— -- Torchbearers carrying the Olympic flame lit the cauldron in South Korea today, marking the official start of the 23rd Olympic Winter Games.
Here's everything you need to know about the major international multi-sport event.
When does the 2018 Winter Olympics begin?
Competition for the Games began Feb. 8, and the opening ceremony was held today.
The closing ceremony will take place Feb. 25.
Which city is hosting?
Pyeongchang county in South Korea is hosting the 23rd Olympic Winter Games. The region won the right to hold the Games after two previously unsuccessful attempts, this time beating top bids from Annecy, France, and Munich, Germany.
Pyeongchang is located some 80 miles east of the country's capital, Seoul, and about 60 miles south of the Demilitarized Zone dividing North Korea and South Korea.
Opening and closing ceremonies will occur at Pyeongchang Olympic Stadium, a temporary venue that can seat 35,000 spectators. All competition venues are located within 30 minutes driving distance from the stadium.
The Pyeongchang Olympic village is housing up to 3,894 athletes and team officials during the 2018 Winter Games, while a second village in Gangneung is accommodating more than 2,900 personnel.
It's the second time the Olympics will be held in South Korea; Seoul was the host city for the Summer Olympics in 1988.
The first Winter Olympics were held in Chamonix, France, in 1924.
How can you watch?
Those in the United Kingdom can watch the Games via BBC on television and online. Check ABCNews.com for updates.
What are the events?
The International Olympic Committee added some new events for the 2018 Winter Olympics: big air snowboarding, freestyle skiing, mass start speed skating and mixed doubles curling.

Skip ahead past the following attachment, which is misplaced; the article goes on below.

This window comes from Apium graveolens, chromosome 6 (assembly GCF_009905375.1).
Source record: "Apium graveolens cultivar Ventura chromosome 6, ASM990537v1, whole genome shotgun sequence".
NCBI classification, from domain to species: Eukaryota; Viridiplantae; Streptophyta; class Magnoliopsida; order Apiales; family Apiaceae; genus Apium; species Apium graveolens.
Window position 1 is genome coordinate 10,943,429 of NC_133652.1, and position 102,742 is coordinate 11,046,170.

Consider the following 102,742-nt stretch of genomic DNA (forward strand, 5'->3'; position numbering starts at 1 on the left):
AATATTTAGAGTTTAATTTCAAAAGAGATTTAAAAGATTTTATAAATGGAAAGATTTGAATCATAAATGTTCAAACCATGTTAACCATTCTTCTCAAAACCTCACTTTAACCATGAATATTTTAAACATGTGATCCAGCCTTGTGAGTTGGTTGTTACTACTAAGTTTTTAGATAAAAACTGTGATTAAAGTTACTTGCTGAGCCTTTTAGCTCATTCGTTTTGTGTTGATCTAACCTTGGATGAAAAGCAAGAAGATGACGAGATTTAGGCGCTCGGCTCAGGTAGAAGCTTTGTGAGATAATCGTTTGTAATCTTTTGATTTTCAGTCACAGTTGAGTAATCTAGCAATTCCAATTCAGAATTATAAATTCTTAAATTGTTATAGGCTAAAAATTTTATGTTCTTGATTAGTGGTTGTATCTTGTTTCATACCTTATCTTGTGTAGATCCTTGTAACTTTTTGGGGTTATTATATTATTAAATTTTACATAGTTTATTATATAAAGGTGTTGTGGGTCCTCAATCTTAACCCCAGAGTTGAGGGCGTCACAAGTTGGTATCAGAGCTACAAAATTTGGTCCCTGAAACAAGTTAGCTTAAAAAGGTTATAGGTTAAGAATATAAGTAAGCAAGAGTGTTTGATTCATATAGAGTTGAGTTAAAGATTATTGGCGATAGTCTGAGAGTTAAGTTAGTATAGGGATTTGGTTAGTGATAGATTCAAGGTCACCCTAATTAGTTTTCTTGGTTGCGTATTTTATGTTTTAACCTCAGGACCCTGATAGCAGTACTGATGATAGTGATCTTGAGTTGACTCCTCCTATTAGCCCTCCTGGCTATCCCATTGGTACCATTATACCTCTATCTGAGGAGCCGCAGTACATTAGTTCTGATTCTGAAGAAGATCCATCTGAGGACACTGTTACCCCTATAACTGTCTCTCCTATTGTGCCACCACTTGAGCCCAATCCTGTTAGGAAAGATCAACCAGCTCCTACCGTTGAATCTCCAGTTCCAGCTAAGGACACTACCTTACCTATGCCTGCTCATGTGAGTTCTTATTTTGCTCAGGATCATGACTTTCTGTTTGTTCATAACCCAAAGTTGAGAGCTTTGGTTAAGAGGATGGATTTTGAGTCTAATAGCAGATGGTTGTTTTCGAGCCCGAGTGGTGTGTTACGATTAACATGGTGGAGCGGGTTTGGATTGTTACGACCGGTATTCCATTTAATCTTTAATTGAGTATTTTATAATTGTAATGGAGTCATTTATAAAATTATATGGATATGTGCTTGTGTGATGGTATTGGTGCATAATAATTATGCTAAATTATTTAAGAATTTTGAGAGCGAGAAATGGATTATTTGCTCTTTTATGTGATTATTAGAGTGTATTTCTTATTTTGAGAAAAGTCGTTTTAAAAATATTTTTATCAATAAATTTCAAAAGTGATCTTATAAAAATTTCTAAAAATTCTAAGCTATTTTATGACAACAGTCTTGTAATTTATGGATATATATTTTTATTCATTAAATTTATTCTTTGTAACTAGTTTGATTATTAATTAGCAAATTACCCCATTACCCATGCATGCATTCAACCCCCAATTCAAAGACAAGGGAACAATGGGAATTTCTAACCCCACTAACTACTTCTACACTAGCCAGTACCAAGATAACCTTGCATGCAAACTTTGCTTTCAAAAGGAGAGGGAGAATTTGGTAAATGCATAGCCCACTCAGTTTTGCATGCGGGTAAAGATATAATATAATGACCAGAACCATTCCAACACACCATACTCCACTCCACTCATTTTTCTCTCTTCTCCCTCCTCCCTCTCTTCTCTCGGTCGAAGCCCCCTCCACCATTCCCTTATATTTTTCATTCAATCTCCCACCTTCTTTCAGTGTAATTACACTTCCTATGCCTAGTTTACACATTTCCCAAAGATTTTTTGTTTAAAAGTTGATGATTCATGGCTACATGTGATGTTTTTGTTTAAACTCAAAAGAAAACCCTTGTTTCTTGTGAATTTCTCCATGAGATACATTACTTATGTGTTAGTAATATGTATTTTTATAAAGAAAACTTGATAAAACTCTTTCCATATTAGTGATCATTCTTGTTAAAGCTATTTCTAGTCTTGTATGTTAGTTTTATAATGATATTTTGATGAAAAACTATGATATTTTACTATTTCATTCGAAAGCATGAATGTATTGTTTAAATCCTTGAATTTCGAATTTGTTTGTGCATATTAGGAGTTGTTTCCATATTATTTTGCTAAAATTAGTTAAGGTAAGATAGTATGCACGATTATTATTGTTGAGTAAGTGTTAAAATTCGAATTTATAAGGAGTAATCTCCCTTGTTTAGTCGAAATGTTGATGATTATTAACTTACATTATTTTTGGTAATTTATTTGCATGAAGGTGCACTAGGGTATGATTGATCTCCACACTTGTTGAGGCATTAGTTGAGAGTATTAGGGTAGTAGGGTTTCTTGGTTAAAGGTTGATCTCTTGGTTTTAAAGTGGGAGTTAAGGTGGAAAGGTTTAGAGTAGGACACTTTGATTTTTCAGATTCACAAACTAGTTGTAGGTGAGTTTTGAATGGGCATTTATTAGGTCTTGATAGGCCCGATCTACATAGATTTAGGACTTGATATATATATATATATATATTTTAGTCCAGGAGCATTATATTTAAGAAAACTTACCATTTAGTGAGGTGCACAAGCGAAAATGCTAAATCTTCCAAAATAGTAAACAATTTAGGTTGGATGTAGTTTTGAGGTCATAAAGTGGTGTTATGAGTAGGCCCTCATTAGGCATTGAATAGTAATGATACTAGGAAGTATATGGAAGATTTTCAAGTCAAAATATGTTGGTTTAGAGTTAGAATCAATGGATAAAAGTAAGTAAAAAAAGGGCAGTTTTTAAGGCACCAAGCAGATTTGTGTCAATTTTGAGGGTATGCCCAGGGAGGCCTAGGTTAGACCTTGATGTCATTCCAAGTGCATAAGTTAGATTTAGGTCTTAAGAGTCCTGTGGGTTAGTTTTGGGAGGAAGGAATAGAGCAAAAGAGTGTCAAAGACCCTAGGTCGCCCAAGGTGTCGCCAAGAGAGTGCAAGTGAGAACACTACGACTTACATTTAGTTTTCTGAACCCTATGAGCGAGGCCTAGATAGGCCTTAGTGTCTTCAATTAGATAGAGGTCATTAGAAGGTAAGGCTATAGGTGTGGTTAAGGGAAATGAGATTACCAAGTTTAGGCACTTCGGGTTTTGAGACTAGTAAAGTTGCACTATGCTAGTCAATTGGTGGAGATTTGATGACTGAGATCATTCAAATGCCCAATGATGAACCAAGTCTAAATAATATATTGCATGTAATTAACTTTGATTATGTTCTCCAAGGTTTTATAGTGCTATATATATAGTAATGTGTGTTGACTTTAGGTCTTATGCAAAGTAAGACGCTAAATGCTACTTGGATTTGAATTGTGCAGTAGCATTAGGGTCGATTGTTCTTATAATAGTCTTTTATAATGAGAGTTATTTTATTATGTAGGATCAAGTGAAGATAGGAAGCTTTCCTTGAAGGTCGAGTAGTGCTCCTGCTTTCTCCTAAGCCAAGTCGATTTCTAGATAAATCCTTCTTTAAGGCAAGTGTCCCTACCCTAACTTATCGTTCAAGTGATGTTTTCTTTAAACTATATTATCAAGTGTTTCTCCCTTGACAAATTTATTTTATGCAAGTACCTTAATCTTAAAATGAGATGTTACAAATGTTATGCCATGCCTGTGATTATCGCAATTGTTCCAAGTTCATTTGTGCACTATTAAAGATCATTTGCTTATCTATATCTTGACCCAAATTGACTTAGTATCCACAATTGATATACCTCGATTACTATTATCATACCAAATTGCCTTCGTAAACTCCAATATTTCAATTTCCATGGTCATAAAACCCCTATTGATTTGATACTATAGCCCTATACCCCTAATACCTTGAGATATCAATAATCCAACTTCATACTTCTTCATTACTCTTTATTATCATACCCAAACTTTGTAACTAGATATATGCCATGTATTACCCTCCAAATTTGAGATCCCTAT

Russia is banned from the Games. Why?
The International Olympic Committee announced in December that it was barring Russia's national Olympic committee from the 2018 Winter Olympics as a punishment for its alleged state-sponsored cover-up of doping by its athletes. Some Russian athletes will still be allowed to participate in the Games by competing individually under a neutral Olympic flag.
The International Olympic Committee said its report had not found any evidence that the Kremlin was aware of the doping cover-up, but confirmed the findings of previous investigations by the World Anti-Doping Agency. Those investigations uncovered evidence that Russia had concealed doping by hundreds of its athletes for years, aided by the country's intelligence services. The cover-up reached a crescendo during the 2014 Winter Olympics hosted by Russia in Sochi.
Russian President Vladimir Putin said his government won't prevent athletes from competing in 2018 Winter Olympics under a neutral flag, but he questioned the premise of the ban if the International Olympic Committee concluded there was no state-sponsored system of doping.
"Punish those who are to blame," Putin said last month. "And secondly, if there is no state support of doping, then why can't we compete under our national symbols? That, of course, is a big question."
What do the medals look like?
South Korean designer Lee Suk-woo created the medals for the 2018 Games.
Inspired by the texture of tree trunks, the medals feature a design of dynamic diagonal lines and three-dimensional characters from Hangeul, the Korean alphabet. The teal and red ribbon from which the medal hangs was made using Gapsa, a traditional South Korean fabric, and is embroidered with Hangeul patterns and other designs.